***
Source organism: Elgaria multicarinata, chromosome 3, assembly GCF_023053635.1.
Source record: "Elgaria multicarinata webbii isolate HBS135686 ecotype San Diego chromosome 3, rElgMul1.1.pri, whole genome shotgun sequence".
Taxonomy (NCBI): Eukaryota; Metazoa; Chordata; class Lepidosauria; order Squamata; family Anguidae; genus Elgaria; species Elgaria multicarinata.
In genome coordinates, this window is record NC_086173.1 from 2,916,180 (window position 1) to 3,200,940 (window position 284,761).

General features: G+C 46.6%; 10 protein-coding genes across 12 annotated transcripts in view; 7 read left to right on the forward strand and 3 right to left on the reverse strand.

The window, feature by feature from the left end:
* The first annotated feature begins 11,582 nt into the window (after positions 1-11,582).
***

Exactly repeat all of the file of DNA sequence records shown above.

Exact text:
Source organism: Elgaria multicarinata, chromosome 3, assembly GCF_023053635.1.
Source record: "Elgaria multicarinata webbii isolate HBS135686 ecotype San Diego chromosome 3, rElgMul1.1.pri, whole genome shotgun sequence".
Taxonomy (NCBI): Eukaryota; Metazoa; Chordata; class Lepidosauria; order Squamata; family Anguidae; genus Elgaria; species Elgaria multicarinata.
In genome coordinates, this window is record NC_086173.1 from 2,916,180 (window position 1) to 3,200,940 (window position 284,761).

General features: G+C 46.6%; 10 protein-coding genes across 12 annotated transcripts in view; 7 read left to right on the forward strand and 3 right to left on the reverse strand.

The window, feature by feature from the left end:
* The first annotated feature begins 11,582 nt into the window (after positions 1-11,582).